At Glance we build a feed of personalized content for users. Not unlike Reels or TikTok. We have a prediction service, a REST endpoint, which serves the recommendations for the users. In this particular case this one endpoint was responsible for a traffic of around 12,000 requests per second. On a typical day this endpoint would have a latency well under 100ms. It had an auto-scaling policy enabled to account for the cyclical nature of the traffic pattern.
Today, was not a typical day.
The first two messages on Teams were from
Clicking on the link to the message led to the monitoring dashboard for this particular endpoint.
Not good. ~100% error rate, at over 25k RPS.
Increasing the time window tells us exactly when the failure started:
Sometime just before six the traffic increased steeply, and almost immediately the errors went to 100%. The drastic increase in traffic seems to be the culprit. But the outage has carried on, even during the times when traffic was similar to the previous day. Notice the RPS around 7 AM is not dissimilar to the traffic around 6 PM of the previous night. 0% errors then, 100% errors now? And from the previous graph, all of them were HTTP 503, server not found.
Why were the servers not found, when they were found yesterday…
All this while the latencies are through the roof.
So the servers are not available. The first graph under Resource Utilization is this:
Interesting. We need 21 nodes to service the traffic right now but are only able to maintain 5-7. We are not able to bring up the servers. Increasing the time window we see that yes, indeed around 0600, when the errors shot up to 100%, when the traffic spiked up swiftly, the resource starvation started. Notice the two lines almost overlapping before, but diverging during the outage:
The configuration is setup to go as high as 80 nodes (technically 100 if you are keen eyed), but something is preventing it from even hitting 20 nodes.
The CPU usage graph is …. a mess. Looks like the nodes are getting killed constantly. And they are getting killed around 350%, when they could theoretically go upto 400% (800 less the autoscaling threshold, set to 50%) . You see, we have deployed this on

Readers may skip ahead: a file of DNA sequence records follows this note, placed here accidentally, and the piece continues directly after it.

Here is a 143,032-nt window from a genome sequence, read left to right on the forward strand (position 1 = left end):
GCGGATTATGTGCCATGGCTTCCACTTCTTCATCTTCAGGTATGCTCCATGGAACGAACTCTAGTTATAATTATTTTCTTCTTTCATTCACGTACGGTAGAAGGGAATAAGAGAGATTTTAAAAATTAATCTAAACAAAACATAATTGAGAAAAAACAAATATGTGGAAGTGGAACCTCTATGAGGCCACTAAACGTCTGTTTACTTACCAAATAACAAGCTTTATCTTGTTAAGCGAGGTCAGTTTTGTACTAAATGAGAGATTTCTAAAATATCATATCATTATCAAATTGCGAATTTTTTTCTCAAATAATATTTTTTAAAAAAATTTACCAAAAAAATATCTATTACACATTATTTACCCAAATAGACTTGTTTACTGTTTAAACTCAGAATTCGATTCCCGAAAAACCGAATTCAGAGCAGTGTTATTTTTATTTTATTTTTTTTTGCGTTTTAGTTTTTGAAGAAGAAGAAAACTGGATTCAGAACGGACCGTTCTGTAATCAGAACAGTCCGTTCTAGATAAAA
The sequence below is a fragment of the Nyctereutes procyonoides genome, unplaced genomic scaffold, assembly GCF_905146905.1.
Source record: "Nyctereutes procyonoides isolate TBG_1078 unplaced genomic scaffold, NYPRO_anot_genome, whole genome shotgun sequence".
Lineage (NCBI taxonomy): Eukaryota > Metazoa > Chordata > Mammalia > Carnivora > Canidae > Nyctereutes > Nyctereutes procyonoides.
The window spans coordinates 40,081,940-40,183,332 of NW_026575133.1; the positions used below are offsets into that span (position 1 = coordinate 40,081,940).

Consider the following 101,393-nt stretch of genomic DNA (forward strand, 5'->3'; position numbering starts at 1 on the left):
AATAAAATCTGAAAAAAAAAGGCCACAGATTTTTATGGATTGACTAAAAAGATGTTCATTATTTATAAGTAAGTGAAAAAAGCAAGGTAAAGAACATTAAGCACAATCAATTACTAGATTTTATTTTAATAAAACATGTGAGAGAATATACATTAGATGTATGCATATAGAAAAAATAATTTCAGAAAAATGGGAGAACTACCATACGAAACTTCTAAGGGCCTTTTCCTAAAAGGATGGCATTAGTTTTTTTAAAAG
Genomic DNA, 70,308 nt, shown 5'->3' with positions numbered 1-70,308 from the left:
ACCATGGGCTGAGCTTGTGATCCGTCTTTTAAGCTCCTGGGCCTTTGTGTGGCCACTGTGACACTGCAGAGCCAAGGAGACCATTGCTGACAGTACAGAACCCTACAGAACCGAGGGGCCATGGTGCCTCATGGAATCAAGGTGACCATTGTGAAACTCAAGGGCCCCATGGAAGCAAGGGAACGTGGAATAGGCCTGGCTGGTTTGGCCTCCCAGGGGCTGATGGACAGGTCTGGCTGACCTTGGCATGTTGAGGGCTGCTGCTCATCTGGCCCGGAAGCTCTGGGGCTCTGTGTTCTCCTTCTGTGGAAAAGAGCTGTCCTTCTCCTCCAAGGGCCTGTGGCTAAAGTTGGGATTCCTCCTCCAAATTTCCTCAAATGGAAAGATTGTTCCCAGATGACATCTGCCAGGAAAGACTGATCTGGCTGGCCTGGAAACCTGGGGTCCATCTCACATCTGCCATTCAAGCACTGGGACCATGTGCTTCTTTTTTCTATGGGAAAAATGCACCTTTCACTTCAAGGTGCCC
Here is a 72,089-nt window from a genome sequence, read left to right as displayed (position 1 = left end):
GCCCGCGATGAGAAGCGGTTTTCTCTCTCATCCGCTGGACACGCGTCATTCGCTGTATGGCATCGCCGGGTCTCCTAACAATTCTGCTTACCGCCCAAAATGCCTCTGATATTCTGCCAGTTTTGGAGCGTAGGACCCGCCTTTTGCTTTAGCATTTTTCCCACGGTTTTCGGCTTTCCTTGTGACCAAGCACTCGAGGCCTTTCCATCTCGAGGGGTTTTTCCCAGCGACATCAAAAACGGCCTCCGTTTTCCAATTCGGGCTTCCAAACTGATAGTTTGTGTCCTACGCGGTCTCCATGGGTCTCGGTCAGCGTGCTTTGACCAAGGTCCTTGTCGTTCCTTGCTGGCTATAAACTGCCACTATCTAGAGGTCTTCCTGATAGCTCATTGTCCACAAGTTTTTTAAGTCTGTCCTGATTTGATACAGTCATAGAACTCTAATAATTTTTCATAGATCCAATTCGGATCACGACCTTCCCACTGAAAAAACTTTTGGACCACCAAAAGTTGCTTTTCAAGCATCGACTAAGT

n1-highcpu-8 nodes. And clearly it has hit 400% before without a hitch.
The memory usage paints a similar picture:
Hey, that is a very sharp cutoff in memory! Almost as if the nodes are hitting some memory limit and getting killed.
n1-highcpu-8, from memory, should have 8GB of memory. A quick lookup told me I was wrong, it is somewhere close to 7GB. Which is still above the seeming cutoff at 5.3GB, so what gives?
We do not have access to all the memory of the node!
Because our systems run within docker containers. The OS, docker daemons and other processes would ofcourse need some memory for themselves. Fair.
But but but, 5.3GB of memory during the outage, and a near constant 3GB usage in the previous day. Huh?
To recap, we know the following:
If you noticed in the graphs, all of them start around 5PM the previous day. That is because this model was scaled up to 100% then, and the node configuration was arrived at looking at the peak traffic. As the memory utilization was under 5GB consistently, we moved from
n1-standard-8 nodes, which have 30GB of memory, to
n1-highcpu-8 nodes with 7GB memory. For the cost savings.
So a simple redeployment would have sufficed for the time being - a slow canary deployment to move traffic to new nodes. But to account for the 0530 spike we decided to overprovision the buffers slightly, go to
Tomorrow when the traffic rises, the 6 minimum count nodes should be able to handle the bump until the new nodes spawn up.
Wrapping up with some happy looking graphs. No errors on the 30k RPS, sub-200ms latency.
Look ma, I didn’t even touch the logs!